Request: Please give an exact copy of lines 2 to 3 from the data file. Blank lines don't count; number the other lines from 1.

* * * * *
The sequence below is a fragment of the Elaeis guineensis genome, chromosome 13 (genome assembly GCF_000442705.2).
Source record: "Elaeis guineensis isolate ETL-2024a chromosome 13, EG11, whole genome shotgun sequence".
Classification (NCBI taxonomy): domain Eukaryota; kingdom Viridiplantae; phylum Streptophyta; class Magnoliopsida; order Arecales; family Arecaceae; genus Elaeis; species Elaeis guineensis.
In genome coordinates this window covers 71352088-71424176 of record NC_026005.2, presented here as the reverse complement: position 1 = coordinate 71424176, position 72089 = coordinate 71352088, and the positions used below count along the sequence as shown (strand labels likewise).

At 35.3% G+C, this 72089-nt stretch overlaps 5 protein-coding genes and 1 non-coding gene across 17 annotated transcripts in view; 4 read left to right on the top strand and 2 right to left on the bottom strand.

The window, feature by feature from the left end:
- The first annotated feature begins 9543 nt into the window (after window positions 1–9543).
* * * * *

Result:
Source record: "Elaeis guineensis isolate ETL-2024a chromosome 13, EG11, whole genome shotgun sequence".
Classification (NCBI taxonomy): domain Eukaryota; kingdom Viridiplantae; phylum Streptophyta; class Magnoliopsida; order Arecales; family Arecaceae; genus Elaeis; species Elaeis guineensis.